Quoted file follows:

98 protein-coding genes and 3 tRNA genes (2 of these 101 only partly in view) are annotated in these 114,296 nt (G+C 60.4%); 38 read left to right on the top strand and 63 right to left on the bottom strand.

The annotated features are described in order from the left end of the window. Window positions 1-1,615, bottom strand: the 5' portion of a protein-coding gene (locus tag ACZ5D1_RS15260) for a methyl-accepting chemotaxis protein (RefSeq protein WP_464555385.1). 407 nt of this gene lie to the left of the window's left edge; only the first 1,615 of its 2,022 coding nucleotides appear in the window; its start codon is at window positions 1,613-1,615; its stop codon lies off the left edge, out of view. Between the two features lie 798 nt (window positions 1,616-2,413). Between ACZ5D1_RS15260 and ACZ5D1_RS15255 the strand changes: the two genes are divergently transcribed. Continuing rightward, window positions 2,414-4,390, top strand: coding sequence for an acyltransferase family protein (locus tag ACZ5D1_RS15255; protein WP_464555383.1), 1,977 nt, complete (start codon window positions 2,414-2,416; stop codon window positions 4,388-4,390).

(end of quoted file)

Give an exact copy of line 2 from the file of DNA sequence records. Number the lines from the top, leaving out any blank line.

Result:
The annotated features are described in order from the left end of the window. Window positions 1-1,615, bottom strand: the 5' portion of a protein-coding gene (locus tag ACZ5D1_RS15260) for a methyl-accepting chemotaxis protein (RefSeq protein WP_464555385.1). 407 nt of this gene lie to the left of the window's left edge; only the first 1,615 of its 2,022 coding nucleotides appear in the window; its start codon is at window positions 1,613-1,615; its stop codon lies off the left edge, out of view. Between the two features lie 798 nt (window positions 1,616-2,413). Between ACZ5D1_RS15260 and ACZ5D1_RS15255 the strand changes: the two genes are divergently transcribed. Continuing rightward, window positions 2,414-4,390, top strand: coding sequence for an acyltransferase family protein (locus tag ACZ5D1_RS15255; protein WP_464555383.1), 1,977 nt, complete (start codon window positions 2,414-2,416; stop codon window positions 4,388-4,390).